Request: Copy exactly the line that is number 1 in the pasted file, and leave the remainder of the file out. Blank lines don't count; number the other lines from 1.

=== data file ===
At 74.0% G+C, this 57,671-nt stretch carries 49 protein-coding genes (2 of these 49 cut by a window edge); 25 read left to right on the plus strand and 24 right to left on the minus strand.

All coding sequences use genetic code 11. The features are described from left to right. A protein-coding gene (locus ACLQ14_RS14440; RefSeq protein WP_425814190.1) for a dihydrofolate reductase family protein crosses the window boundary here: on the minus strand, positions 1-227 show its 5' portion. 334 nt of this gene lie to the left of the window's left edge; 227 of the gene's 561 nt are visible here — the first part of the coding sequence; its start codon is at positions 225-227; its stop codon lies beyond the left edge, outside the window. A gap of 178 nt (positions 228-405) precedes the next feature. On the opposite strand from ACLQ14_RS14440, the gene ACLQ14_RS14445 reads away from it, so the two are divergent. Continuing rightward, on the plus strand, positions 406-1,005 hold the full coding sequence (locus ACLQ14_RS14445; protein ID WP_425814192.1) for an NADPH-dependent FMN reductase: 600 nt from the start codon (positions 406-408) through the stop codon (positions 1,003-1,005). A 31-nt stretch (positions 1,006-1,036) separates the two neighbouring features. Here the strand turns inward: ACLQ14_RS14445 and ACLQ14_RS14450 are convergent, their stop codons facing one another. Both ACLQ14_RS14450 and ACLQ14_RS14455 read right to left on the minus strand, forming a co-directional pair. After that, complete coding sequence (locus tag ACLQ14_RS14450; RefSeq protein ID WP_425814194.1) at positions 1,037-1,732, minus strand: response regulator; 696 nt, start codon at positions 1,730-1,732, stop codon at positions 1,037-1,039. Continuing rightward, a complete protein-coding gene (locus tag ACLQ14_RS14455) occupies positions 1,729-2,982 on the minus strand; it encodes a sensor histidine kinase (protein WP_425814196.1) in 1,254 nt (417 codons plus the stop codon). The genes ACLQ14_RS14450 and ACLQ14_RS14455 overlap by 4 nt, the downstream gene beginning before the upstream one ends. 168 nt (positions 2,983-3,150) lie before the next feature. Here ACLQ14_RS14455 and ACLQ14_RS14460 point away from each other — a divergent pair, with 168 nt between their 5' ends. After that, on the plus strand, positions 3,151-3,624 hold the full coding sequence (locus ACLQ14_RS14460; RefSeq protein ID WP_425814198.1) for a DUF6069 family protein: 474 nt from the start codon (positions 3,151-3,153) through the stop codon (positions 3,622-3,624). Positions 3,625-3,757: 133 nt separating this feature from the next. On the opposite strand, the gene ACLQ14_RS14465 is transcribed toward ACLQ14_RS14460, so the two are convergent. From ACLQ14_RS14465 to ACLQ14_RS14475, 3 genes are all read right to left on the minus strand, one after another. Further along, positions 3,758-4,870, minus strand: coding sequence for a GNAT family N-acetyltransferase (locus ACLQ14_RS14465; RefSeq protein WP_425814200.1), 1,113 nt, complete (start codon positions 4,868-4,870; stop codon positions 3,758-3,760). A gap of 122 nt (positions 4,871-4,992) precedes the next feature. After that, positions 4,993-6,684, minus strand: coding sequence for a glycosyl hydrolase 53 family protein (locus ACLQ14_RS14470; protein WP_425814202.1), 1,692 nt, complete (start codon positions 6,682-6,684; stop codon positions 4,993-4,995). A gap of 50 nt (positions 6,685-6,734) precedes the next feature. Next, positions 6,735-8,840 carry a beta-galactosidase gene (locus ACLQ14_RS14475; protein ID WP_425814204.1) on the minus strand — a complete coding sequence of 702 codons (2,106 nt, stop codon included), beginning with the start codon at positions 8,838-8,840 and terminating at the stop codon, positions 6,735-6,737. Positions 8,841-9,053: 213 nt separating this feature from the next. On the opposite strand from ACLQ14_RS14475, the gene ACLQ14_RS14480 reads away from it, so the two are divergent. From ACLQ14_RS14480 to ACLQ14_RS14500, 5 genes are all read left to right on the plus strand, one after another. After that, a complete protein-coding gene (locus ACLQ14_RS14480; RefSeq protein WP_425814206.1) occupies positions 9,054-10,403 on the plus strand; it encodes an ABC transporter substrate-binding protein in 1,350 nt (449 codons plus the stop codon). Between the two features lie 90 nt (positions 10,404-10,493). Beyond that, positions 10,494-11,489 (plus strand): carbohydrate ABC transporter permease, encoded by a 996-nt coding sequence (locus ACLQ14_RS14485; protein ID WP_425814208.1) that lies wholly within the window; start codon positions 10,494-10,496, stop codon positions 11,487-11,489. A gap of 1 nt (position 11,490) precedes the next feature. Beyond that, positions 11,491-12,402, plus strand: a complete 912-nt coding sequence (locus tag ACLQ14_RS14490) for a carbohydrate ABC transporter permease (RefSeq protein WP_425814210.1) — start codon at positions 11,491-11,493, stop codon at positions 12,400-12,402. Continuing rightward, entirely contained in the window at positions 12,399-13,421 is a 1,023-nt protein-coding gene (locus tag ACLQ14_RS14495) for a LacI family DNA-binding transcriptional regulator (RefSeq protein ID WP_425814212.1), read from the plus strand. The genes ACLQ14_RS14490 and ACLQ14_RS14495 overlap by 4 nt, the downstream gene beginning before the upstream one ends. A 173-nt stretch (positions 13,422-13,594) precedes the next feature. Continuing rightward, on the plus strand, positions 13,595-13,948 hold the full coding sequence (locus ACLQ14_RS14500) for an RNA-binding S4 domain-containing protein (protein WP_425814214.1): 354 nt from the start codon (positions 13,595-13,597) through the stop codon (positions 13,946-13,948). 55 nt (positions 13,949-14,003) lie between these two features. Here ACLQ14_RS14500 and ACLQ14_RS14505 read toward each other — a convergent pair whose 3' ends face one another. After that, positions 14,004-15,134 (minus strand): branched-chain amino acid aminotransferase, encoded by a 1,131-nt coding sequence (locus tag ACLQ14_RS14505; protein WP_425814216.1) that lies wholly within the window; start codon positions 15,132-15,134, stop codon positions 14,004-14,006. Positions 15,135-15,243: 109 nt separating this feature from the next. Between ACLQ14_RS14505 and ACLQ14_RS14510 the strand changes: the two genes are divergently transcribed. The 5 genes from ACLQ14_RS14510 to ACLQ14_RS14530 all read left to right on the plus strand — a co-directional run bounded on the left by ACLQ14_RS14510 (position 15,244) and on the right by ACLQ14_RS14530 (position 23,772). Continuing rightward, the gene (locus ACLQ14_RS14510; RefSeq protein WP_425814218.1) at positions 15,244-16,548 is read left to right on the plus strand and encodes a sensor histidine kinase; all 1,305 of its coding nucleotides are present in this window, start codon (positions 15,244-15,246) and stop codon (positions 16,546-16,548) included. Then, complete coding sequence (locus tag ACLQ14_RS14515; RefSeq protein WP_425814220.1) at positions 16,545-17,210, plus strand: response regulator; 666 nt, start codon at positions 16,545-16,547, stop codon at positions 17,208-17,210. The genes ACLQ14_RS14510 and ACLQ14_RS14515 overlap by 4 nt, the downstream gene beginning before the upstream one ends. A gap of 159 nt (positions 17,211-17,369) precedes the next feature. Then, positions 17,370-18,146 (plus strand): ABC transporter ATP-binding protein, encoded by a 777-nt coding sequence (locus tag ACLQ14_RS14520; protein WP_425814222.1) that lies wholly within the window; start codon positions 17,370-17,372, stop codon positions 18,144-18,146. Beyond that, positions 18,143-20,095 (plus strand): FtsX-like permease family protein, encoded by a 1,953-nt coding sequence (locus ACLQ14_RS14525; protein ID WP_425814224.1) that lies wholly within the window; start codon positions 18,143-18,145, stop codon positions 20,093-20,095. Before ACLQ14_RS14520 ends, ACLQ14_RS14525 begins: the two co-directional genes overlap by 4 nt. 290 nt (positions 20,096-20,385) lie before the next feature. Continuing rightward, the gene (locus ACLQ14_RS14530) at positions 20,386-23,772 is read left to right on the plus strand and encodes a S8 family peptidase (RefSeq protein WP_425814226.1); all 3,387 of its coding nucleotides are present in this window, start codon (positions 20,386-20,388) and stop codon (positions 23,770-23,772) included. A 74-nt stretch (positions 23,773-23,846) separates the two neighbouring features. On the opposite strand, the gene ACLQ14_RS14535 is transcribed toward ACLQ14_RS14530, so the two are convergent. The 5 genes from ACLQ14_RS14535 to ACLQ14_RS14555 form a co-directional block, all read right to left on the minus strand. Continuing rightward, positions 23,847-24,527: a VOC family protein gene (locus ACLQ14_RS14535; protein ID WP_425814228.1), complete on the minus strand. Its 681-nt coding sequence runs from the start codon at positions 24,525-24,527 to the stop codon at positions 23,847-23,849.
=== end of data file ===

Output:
At 74.0% G+C, this 57,671-nt stretch carries 49 protein-coding genes (2 of these 49 cut by a window edge); 25 read left to right on the plus strand and 24 right to left on the minus strand.